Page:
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Man breeds rare stingrays

December 28th, 2007, 08:45 AM
Not sure if that guy is helping the species, or just wants to make a load of cash.


Fish fanatic Neil Woodward has become the first man in the world to breed rare stingrays in captivity after setting up a breeding centre - in his living room.

Neil, 38, travelled all the way to the Brazilian rainforest to capture the freshwater pearls to be brought back to the UK for breeding in captivity.

The aquatics shop owner spent five years attempting to get his two pairs of stingrays to breed in the specially made tank he kept in the lounge of his three bedroom home.

But this year, two finally started getting down to business - and producing litters of pups.

Neil said: "I was really pleased to see them breeding after five years.

"They're really beautiful creatures, and I find them fascinating to watch. They have live babies too instead of just producing eggs.

"People think it's strange that I keep them in the house but they have a special tank and doing really well.

"They're not at all dangerous. They even come and feed out of your hand."

Neil, a fish fanatic since his teens, harvested the fish, which have swum the rivers of South America since pre-historic times, from the Tapajos river, a tributary of the Amazon.

The trip was one of many he has made to bring exotic breeds of fish back to his shop, Pier Aquatics, in Wigan, Greater Manchester.

He said: "It was a tough trip. These fish don't breed anywhere near major towns or urban areas so we were in really remote areas.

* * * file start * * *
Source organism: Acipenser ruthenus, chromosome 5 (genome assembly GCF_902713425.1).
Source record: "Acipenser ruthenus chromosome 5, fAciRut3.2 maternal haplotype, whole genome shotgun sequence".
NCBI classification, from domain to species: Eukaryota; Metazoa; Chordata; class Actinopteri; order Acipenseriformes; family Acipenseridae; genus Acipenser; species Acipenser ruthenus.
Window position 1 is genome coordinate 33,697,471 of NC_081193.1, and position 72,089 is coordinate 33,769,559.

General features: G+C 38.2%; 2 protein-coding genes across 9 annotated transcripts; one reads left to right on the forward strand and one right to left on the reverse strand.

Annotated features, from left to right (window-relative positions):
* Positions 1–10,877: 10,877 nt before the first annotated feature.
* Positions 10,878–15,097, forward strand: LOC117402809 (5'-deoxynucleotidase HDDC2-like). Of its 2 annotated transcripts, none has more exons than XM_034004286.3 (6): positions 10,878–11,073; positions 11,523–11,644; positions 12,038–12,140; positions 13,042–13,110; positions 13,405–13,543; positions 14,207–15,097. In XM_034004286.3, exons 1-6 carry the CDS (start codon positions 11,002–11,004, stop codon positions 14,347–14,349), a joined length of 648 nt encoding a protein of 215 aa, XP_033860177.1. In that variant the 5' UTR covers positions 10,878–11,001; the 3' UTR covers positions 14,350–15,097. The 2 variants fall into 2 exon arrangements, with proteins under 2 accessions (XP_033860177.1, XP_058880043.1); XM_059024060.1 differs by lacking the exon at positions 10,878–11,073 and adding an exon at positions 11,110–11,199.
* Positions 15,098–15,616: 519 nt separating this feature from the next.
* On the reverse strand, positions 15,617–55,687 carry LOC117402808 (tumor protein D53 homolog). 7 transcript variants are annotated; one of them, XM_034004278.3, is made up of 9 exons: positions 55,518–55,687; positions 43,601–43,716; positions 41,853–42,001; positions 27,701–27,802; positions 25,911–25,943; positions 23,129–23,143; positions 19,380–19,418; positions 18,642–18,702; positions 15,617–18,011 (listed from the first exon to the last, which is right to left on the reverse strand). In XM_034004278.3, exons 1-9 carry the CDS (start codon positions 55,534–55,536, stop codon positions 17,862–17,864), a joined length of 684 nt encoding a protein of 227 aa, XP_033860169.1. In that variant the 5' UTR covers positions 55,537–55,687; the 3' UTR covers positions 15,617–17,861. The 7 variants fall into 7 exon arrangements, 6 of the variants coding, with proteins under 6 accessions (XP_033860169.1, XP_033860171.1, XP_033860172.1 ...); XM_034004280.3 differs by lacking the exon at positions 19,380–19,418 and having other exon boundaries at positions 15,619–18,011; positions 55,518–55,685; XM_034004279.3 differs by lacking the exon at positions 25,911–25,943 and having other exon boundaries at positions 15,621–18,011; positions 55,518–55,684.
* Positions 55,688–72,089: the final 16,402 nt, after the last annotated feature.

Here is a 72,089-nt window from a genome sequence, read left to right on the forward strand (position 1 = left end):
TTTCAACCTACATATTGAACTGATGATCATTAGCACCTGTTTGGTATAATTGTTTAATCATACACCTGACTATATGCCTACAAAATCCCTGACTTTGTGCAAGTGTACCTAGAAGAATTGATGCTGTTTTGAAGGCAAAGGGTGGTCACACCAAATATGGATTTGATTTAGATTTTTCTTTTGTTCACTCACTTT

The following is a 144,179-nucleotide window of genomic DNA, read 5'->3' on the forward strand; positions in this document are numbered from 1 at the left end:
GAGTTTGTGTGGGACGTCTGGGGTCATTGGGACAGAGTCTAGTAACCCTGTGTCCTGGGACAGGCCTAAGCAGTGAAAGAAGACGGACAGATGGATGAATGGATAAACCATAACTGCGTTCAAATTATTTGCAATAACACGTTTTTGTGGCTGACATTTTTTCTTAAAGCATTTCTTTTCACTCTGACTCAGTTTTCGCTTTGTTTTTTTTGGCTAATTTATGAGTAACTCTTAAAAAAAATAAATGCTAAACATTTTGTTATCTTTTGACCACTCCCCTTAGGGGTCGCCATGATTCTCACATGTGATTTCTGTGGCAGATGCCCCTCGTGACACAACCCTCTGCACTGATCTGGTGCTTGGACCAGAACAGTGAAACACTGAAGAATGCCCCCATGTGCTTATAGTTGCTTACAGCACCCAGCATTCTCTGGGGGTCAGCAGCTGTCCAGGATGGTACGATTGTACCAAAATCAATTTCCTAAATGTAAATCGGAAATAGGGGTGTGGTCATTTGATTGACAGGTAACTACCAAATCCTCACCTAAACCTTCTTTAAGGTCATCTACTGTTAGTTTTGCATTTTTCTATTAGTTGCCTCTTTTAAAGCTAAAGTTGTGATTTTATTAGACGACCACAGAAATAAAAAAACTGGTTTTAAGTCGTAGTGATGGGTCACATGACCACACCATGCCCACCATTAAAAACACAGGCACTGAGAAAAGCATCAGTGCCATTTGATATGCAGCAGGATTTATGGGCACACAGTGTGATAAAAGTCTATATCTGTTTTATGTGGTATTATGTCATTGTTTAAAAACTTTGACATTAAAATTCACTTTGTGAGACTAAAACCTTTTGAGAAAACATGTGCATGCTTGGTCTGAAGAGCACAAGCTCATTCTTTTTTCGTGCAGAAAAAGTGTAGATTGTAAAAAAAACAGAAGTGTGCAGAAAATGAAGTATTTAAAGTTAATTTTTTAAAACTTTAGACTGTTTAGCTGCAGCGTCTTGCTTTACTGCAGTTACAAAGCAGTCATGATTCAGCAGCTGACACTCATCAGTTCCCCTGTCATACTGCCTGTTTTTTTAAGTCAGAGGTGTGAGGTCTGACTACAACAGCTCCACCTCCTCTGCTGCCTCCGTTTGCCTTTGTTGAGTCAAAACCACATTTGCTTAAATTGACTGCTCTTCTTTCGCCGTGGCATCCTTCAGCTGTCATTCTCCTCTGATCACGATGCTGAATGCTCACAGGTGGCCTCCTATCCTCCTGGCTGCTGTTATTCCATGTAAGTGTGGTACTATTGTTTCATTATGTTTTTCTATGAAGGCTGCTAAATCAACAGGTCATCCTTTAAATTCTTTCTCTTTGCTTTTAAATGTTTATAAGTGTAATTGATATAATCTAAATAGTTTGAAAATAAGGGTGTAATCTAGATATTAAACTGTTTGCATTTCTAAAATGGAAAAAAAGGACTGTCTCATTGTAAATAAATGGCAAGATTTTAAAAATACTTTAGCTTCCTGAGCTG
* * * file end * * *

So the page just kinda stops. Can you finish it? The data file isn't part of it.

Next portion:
"Our jeep turned over and we were nearly struck by lightening.

"I've been to other places in South America before and I'm planning a trip to Thailand soon. It's worth it to get the fish back to the UK."

The stingrays are born at four inches long, and can grow to be up to 2ft long.

Neil owns two breeding pairs, which are fed on specialist food from bought from a Chinese wholesaler. He pumps specially softened water into the tank which measures 7ft long and holds 500 gallons of water heated to 82F.

He takes the babies into his shop, where they attract a lot of attention amongst the 600 tanks of up to 15,000 other breeds of fish.

Neil said: "They're growing bigger all the time and we're going to move house so we can fit a bigger tank in. My wife, Adele, loves them too.

"They breed once every hundred days or so. In the wild they can have litters of up to 14 pups. One pair had five just last week.

"They are very hard to come by so they are quite expensive to buy. We sell them sell well via the shop. I'm about to ship some out to Malaysia.

"The adults are priceless, because it is no longer possible to export them from South America. I'm very lucky to have them."

December 28th, 2007, 11:17 AM
*shrugs* who knows?? this whole fish keeping thing breeds nuts all over *raises hand in admission*

if i had the chance/money to farther challenge myself with a 200g discus biome or a regional reef habitat... i woudl do it. i can think of more than half a dozen amazing fish who are not breeding for hobbiest for whatever reason that are on a short road to extinction. im sure if i could dedicate a 200g river set up to breeding zebra plecos or some of the other misplaced damed up fish in South America. perhaps a 150g heavily planted tank for raising the new found fad of 'galaxy rasbora' for re-release in the wild? if i had bottomless pockets.... :)

a ceph tank. so totally a cephlopod breeding tank. if i could breed cuttlefish... yep. octopus are just too intelligent for me to cage. short lived.... but cuttlefish.... amazing. if i had the money.... id have cuttlefish.

ok..... back to the point.... which is there are tons of people in the fish keeping world who would do it for the challenge. whole clan of folks who have 'monster' fish tanks in the 500g+ range. i mean these folks keep 'tanks' that rival some public aquariums who, i guess, just have money to burn and an obsession for fish keeping.